New analysis by Ipsos MORI of the General Social Survey, a face-to-face randomly selected survey of Americans, has found that a majority of Millennials (those adults born since 1980 – also known as “Generation Y” in the UK) identify as working class – in 2014 56 per cent of this generation said they belonged in the working class.
The figures for other generations are lower – in the same year 50% of Generation X members (those born 1966-1979) and 44% of Baby Boomers (those born 1945-1965) said they felt that they belonged to the working class.
This finding is mirrored in the proportions who consider themselves to be “middle class” – Millennials are the least likely to identify with this category, with 35% saying they belong to the middle class, compared with 40% of Generation X and 44% of Baby Boomers who say the same thing. Since around 2000, there has been a trend of decreasing identification with the middle class amongst all generations bar the oldest (those born before 1945).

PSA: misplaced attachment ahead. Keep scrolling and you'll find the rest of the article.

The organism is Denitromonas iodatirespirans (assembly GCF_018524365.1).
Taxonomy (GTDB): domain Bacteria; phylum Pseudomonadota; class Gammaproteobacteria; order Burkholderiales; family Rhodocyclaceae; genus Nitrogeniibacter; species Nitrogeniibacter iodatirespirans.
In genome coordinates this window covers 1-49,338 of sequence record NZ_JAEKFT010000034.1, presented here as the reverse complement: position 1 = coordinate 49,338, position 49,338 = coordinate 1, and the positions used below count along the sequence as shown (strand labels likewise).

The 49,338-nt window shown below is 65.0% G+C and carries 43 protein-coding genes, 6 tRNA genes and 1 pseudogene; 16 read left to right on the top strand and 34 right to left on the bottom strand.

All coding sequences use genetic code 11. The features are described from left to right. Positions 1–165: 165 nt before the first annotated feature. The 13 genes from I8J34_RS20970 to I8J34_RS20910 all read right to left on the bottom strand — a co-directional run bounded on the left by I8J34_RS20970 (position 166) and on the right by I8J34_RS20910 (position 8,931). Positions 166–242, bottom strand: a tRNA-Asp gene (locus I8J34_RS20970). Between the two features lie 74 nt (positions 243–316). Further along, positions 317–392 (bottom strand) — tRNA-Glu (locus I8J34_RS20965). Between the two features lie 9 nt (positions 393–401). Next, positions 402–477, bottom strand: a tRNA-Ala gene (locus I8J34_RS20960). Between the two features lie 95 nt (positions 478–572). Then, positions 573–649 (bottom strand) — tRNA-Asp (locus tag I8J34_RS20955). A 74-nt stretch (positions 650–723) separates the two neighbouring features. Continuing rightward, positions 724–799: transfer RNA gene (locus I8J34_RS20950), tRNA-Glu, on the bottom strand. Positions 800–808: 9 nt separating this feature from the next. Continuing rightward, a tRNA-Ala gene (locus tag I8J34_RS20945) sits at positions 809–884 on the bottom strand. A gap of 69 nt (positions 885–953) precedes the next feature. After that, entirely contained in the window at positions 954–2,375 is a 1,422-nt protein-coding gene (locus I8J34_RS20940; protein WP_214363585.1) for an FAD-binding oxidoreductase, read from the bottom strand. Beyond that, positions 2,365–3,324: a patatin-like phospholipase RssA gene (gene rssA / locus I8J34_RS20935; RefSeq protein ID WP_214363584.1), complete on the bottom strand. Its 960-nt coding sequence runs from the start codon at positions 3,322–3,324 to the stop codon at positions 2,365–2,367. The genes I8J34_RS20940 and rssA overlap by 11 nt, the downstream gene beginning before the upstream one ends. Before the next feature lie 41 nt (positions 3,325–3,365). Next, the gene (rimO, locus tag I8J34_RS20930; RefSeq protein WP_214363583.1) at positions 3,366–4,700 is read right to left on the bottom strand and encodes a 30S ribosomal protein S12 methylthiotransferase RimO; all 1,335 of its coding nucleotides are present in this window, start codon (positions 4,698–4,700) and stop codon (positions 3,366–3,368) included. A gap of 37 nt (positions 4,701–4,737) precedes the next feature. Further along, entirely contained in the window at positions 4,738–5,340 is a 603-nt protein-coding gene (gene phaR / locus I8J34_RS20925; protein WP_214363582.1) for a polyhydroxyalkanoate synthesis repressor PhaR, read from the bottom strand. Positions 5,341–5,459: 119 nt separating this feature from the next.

Technical noteIpsos MORI re-analysed data from the long-running General Social Survey (GSS) series, which records detailed information about the American population. The survey employs a random selection methodologies, and uses face-to-face interviewing to collect data, and all point in our analysis represent sample sizes of at least 150 responses.